Why Sin Matters
By Peter Amsterdam
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Sin is an important topic, since it affects the life of every human being and is what has caused the separation of humans from God. Thankfully, God, in His love and mercy, has made salvation from sin available to humanity through Jesus’ suffering and death.
Rufus Jones offers the following thoughts on sin:
Sin is no abstract dogma. It is not a debt which somebody can pay and so wash off the slate. Sin is a fact within our lives. It is a condition of heart and will. There is no sin apart from a sinner. Wherever sin exists there is a conscious deviation from a standard, a sag of the nature, and it produces an effect upon the entire personality. The person who sins disobeys a sense of right. He falls below his vision of the good. He sees a path, but he does not walk in it. He hears a voice, but he says “no” instead of “yes.” He is aware of a higher self which makes its appeal, but he lets the lower have the reins. There is no description of sin anywhere to compare with the powerful narrative out of the actual life of the Apostle Paul, found in Romans 7:9–25. The thing which moves us as we read it is the picture here drawn of our own state. A lower nature dominates us and spoils our life. “What I would, I do not; what I would not, that I do.”1
The most common Hebrew word used for sin in the Old Testament is chata, which is defined as “to miss the goal or path of right and duty, to miss the mark, to wander from the way.” The Old Testament also uses words translated as to break off (as in breaking God’s covenant), transgression of God’s will, rebellion, going astray.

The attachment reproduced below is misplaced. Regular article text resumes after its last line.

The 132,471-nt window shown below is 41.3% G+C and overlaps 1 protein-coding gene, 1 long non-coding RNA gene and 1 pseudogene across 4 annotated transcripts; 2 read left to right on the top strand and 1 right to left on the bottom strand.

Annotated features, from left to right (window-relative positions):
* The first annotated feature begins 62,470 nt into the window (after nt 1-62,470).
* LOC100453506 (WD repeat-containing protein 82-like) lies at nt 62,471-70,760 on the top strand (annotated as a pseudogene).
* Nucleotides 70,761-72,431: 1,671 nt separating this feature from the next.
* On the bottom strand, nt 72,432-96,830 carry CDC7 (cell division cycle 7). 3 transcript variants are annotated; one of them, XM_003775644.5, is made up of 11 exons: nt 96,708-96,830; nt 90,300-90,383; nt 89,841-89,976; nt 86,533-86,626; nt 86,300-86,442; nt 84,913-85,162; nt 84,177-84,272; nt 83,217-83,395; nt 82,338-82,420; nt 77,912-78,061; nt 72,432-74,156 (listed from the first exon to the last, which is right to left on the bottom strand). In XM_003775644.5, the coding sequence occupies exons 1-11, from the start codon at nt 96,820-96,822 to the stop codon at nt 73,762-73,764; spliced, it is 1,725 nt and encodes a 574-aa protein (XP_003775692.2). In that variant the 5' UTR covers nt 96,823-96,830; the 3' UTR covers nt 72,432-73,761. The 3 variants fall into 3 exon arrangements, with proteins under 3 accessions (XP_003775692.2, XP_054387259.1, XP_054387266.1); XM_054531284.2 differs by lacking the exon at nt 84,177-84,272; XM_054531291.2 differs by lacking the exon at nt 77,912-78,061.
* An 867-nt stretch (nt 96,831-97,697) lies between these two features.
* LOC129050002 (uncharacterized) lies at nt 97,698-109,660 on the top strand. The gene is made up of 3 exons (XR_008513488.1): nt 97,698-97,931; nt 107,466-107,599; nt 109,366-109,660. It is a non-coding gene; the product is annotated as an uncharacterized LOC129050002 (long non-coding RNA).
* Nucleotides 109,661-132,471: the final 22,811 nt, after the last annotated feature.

The New Testament uses a variety of words when speaking of sin. These are translated as violate, transgress, overstep, miss the mark, go past, fall beside, failure, wrongdoing, deviate from the right path, turn aside, a deviation from truth and uprightness, unrighteousness of heart and life, lawlessness, ungodliness, unbelief, rebellious disobedience, and falling away.
Some definitions of sin from theologians are as follows:
Sin may be defined as the personal act of turning away from God and His will. It is the transgression of God’s law … the violation of God’s command. It is the turning away from God’s expressed will.2
Sin is any failure to conform to the moral law of God in act, attitude, or nature.3
While God has expressed His will and moral law through the Bible, there was a time when the Bible didn’t exist. There are also many who haven’t heard of it or read it, or don’t know that it contains truth about God and His will. However, all throughout history humans have inherently known God’s moral law to some extent, as God has embedded it in the heart of each person.
“When Gentiles, who do not have the law, by nature do what the law requires, they are a law to themselves, even though they do not have the law. They show that the work of the law is written on their hearts, while their conscience also bears witness, and their conflicting thoughts accuse or even excuse them.”4
While many people do not specifically know the moral laws of God as expressed in Scripture, everyone has a basic understanding that murder, stealing, lying, etc., are wrong, which is evidence of an overall moral consciousness that humans have. This understanding is often referred to as natural law or moral law and is contained within the Ten Commandments.5
Because humans have intuitive knowledge of the moral law within them, they have a sense of what is right and what is wrong, of moral accountability. Their conscience “bears witness.” God’s expressed moral law and will in Scripture, and each person having an intuitive knowledge of the moral law and a conscience that bears witness when they break the moral law, means that all humans—whether they know Scripture or not—are aware that they fail to conform to or that they deviate from the moral law, and that they are doing wrong.
The first sin